Ji­hadi surge means isolation for Ha­mas

The Jewish Chronicle - - WORLD NEWS - BY JOHN R BRADLEY

WHILE THERE is no let-up in the West’s crit­i­cism of Is­rael’s mil­i­tary of­fen­sive in the Gaza Strip, in the Arab world — notwith­stand­ing anti-Is­raeli ou­trage on so­cial me­dia, grum­blings from the di­nosaur Arab League and spo­radic pro-Pales­tinian street demon­stra­tions — an air of in­dif­fer­ence reins.

The dra­matic rise of ji­hadi out­fit the Is­lamic State is one of the keys to un­der­stand­ing this coun­ter­in­tu­itive point.

Aside from Egypt, Saudi Ara­bia and Jordan are the two coun­tries that mat­ter geopo­lit­i­cally, and both have ex­pressed pre­dictable rhetor­i­cal ou­trage over Pales­tinian civil­ian ca­su­al­ties and called for an emer­gency meet­ing of the UN’s Se­cu­rity Coun­cil.

But they are threat­ened by ji­hadi-in­spired un­rest on the back of the suc­cesses of the Is­lamic State — an out­fit that Ha­mas has re­port­edly been forg­ing links with.

The Is­lamist State’s goal is not only the de­struc­tion of Is­rael, but also the over­throw of Saudi and Jor­da­nian monar­chies. Though they loathe to ac­knowl­edge the fact pub­licly, for prag­matic rea­sons, Saudi Ara­bia and Jordan would qui­etly wel­come the erad­i­ca­tion of Salafist-aligned Ha­mas’s mil­i­tary ca­pa­bil­i­ties.

Ha­mas’s sup­port for the ji­hadi-led up­ris­ing in Syria has re­sulted in fur­ther isolation. The Alaw­ite-dom­i­nated regime of Pres­i­dent Bashar Al-As­sad and the Shia-led Ira­nian regime, once Ha­mas’s strong­est fi­nan­cial and mil­i­tary back­ers, as a re­sult threw Ha­mas to the wolves.

The death of ev­ery in­no­cent Pales­tinian is a tragedy, of course, but it is dif­fi­cult to do any­thing but snarl with de­ri­sion when such crit­i­cism comes from a Ha­mas elite that openly backs ji­hadis who slaugh­ter more in­no­cents by the day than Is­rael has killed thus far in full-scale ur­ban war­fare.

Is­rael, then, senses that this may be the per­fect mo­ment to take out Ha­mas once and for all, be­fore the terms of a cease­fire can be agreed. The long-term dan­ger is that, by putting the Pales­tinian is­sue cen­tre stage, the Jor­da­nian and Saudi gov­ern­ments will fa­cil­i­tate fur­ther rad­i­cal­i­sa­tion of the masses. Po­ten­tial ex­trem­ists will be­come even more alien­ated from their re­spec­tive regimes — and be more likely to heed the even­tual call from the Is­lamic State for a full-scale ji­had against Is­rael.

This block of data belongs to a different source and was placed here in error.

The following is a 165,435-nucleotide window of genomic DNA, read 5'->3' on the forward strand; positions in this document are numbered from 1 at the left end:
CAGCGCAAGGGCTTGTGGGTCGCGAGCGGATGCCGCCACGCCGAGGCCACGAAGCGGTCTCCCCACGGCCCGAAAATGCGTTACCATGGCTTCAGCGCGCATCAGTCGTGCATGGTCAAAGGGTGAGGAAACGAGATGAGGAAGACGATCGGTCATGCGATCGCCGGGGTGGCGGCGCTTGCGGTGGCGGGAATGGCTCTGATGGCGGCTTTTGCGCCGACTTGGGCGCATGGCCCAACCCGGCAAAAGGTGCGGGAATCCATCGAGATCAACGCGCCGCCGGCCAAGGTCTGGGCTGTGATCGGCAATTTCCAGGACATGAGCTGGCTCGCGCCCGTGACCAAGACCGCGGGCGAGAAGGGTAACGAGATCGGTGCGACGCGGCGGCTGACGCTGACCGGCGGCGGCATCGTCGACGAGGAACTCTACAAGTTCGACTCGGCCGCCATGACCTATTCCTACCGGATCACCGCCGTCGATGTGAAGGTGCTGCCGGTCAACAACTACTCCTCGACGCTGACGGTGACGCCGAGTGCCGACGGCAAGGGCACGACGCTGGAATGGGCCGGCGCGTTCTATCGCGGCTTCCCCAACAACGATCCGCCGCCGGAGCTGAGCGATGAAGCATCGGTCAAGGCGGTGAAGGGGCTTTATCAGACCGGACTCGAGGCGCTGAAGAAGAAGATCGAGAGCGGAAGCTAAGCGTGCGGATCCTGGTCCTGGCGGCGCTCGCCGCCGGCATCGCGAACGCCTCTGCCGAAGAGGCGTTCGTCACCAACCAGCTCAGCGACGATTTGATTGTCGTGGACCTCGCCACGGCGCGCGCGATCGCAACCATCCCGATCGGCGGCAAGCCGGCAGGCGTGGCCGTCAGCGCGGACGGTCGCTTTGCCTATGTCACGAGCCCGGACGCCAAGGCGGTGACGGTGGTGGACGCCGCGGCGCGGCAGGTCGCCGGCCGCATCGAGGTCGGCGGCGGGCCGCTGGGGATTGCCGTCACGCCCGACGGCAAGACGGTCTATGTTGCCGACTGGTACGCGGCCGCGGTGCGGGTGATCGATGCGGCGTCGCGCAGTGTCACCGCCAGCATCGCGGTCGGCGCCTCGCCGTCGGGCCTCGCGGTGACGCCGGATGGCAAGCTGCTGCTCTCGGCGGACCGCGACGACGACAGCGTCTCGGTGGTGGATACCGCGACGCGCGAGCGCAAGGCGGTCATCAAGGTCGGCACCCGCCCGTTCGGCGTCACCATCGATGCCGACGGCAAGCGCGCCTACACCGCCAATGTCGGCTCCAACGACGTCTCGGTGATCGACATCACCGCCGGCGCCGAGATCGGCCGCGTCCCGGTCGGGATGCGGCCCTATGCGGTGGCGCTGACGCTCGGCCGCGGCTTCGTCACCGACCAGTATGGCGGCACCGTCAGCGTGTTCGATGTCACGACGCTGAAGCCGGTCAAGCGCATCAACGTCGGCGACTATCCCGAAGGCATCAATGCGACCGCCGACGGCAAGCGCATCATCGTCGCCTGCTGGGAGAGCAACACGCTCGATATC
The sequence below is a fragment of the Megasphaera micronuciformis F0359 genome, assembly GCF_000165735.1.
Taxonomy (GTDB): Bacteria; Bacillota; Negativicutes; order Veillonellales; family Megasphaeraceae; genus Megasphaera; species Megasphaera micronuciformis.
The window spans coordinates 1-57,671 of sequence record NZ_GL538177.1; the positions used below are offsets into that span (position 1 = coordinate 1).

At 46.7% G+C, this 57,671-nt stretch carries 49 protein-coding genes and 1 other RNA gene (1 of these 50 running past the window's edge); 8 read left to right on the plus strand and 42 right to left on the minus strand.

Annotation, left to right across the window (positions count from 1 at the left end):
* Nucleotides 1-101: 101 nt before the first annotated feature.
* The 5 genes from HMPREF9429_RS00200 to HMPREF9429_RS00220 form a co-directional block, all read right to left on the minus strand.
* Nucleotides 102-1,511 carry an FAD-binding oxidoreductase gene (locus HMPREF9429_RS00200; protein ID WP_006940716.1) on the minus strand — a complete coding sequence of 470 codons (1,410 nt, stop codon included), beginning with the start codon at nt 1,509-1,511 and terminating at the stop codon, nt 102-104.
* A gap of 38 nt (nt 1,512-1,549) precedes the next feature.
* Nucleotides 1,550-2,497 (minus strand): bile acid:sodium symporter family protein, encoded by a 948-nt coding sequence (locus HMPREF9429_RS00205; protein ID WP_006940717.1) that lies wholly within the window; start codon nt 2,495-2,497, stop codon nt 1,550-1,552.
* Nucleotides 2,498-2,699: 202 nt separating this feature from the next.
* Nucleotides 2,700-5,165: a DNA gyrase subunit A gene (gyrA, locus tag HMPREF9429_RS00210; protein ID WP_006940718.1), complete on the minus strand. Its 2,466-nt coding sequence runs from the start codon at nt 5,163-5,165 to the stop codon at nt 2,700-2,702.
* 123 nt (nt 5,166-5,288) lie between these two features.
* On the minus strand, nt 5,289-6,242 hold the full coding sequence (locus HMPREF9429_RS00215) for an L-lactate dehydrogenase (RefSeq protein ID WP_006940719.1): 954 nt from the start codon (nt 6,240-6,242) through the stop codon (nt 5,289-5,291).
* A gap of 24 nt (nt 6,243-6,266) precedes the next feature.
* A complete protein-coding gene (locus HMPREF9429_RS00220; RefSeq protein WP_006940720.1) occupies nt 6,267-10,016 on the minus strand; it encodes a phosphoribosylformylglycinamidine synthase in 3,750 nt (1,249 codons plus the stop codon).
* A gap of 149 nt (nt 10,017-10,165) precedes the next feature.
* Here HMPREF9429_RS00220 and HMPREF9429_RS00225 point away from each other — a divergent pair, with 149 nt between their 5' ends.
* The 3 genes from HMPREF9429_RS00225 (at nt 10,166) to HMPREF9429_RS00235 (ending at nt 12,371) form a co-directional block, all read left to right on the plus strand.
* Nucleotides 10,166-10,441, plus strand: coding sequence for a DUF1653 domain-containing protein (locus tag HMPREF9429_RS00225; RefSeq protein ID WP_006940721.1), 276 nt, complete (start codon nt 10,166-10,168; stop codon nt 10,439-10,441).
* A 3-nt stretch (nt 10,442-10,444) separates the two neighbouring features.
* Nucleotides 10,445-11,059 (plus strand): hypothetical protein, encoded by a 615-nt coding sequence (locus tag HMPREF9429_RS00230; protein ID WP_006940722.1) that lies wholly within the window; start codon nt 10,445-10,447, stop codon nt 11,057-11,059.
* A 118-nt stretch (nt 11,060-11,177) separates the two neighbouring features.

Egypt has its own prob­lem with Is­lamic ex­trem­ism, and it too is pri­vately con­tent to let Is­rael grind Ha­mas into the dust. It took more than a week for the Egyp­tian regime, un­der pres­sure from the EU, to call for a cease­fire – but in do­ing so made no ref­er­ence to the long list of Ha­mas’s de­mands for an end to hos­til­i­ties.

Cairo, mind­ful of the anti-Is­raeli sen­ti­ment among its vast pop­u­la­tion, had pre­vi­ously been a re­li­able sup­porter of Ha­mas, quickly us­ing its lever­age to bro­ker cease­fires.

But not this time round. Hav­ing des­ig­nated the Mus­lim Brother­hood — of which Ha­mas is an off­shoot — a ter­ror­ist or­gan­i­sa­tion, Cairo is hardly in a po­si­tion to crit­i­cise Is­rael for do­ing the same.

Since oust­ing the Brother­hood-led govern­ment last year, the bru­tal Egyp­tian se­cu­rity state has mas­sa­cred at least 1,400 of its cit­i­zens (some es­ti­mates put the fig­ure higher) and ar­rested, on the flim­si­est charges, tens of thou­sands more — while sen­tenc­ing hun­dreds to death in kan­ga­roo courts.

The Egyp­tian regime’s mind­less crack­down on the Brother­hood and its sup­port­ers make by com­par­i­son Is­rael’s be­hav­iour ap­pear to be a model of con­straint. It was noth­ing short of hubris, in other words, for Cairo to try to be­lat­edly take the moral high ground on the ques­tion of Pales­tinian civil­ian ca­su­al­ties. John R Bradley is the au­thor of four books on the Mid­dle East

PHOTO: REUTERS

swathes of ter­ri­tory in Syria and Iraq

PHOTO: GETTY IM­AGES

Ha­mas chief Khaled Mashal

Newspapers in English

Newspapers from UK

© PressReader. All rights reserved.